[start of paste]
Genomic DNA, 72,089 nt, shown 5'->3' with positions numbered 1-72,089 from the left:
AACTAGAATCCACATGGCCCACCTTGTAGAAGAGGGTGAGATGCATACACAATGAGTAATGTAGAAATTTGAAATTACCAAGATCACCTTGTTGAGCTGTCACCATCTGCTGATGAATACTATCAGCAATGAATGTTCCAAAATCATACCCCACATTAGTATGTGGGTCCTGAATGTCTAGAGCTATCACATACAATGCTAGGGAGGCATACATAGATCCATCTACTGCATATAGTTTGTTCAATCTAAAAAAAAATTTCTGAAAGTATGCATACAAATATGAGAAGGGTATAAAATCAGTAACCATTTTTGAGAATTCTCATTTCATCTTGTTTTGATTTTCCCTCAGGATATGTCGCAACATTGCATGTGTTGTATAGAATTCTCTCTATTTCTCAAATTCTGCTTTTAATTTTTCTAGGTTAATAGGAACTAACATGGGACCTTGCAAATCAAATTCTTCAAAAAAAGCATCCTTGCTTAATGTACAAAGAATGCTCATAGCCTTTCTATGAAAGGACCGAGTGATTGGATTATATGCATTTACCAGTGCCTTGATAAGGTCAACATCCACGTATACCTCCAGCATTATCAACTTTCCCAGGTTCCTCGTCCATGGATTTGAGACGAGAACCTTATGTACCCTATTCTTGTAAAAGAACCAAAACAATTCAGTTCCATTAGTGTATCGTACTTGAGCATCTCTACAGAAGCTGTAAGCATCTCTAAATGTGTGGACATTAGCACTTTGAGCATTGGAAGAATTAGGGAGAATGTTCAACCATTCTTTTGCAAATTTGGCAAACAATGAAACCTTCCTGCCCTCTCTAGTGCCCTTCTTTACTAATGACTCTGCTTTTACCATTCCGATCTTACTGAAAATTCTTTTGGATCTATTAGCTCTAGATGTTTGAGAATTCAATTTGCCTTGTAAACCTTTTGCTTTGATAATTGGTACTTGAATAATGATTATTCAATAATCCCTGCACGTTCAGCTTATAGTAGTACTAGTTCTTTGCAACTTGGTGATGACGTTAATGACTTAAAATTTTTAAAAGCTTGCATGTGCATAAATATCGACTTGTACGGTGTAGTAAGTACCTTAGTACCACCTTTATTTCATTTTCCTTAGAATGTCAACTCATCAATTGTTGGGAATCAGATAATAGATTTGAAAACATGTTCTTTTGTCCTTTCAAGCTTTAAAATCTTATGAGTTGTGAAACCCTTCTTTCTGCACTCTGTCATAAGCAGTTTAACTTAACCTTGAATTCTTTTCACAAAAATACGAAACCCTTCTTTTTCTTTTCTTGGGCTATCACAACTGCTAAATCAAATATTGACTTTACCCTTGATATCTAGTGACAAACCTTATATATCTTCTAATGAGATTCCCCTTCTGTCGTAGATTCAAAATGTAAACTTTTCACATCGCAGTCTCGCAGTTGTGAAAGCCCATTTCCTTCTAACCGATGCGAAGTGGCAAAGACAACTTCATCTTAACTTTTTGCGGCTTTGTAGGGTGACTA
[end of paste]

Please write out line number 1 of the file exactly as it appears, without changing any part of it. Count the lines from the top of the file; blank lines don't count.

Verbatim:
Genomic DNA, 72,089 nt, shown 5'->3' with positions numbered 1-72,089 from the left: